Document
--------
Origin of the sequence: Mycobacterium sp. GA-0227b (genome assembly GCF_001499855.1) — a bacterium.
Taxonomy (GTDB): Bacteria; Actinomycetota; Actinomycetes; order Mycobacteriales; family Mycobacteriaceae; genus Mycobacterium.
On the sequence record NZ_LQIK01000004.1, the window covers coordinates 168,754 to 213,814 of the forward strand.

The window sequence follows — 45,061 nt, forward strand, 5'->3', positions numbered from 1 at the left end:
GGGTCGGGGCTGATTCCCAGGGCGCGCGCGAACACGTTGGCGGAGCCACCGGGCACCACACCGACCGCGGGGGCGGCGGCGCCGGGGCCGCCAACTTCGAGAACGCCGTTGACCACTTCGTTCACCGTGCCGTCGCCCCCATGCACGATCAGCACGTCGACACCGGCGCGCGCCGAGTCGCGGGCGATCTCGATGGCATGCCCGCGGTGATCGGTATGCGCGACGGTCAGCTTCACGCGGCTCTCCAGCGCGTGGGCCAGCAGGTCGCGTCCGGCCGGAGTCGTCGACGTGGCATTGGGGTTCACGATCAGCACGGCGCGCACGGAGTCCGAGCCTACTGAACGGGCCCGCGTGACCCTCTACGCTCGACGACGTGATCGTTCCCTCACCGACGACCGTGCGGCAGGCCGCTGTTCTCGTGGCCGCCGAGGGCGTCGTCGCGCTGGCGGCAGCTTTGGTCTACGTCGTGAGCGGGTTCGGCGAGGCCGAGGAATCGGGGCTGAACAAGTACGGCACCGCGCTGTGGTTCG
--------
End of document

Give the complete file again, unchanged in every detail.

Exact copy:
Origin of the sequence: Mycobacterium sp. GA-0227b (genome assembly GCF_001499855.1) — a bacterium.
Taxonomy (GTDB): Bacteria; Actinomycetota; Actinomycetes; order Mycobacteriales; family Mycobacteriaceae; genus Mycobacterium.
On the sequence record NZ_LQIK01000004.1, the window covers coordinates 168,754 to 213,814 of the forward strand.

The window sequence follows — 45,061 nt, forward strand, 5'->3', positions numbered from 1 at the left end:
GGGTCGGGGCTGATTCCCAGGGCGCGCGCGAACACGTTGGCGGAGCCACCGGGCACCACACCGACCGCGGGGGCGGCGGCGCCGGGGCCGCCAACTTCGAGAACGCCGTTGACCACTTCGTTCACCGTGCCGTCGCCCCCATGCACGATCAGCACGTCGACACCGGCGCGCGCCGAGTCGCGGGCGATCTCGATGGCATGCCCGCGGTGATCGGTATGCGCGACGGTCAGCTTCACGCGGCTCTCCAGCGCGTGGGCCAGCAGGTCGCGTCCGGCCGGAGTCGTCGACGTGGCATTGGGGTTCACGATCAGCACGGCGCGCACGGAGTCCGAGCCTACTGAACGGGCCCGCGTGACCCTCTACGCTCGACGACGTGATCGTTCCCTCACCGACGACCGTGCGGCAGGCCGCTGTTCTCGTGGCCGCCGAGGGCGTCGTCGCGCTGGCGGCAGCTTTGGTCTACGTCGTGAGCGGGTTCGGCGAGGCCGAGGAATCGGGGCTGAACAAGTACGGCACCGCGCTGTGGTTCG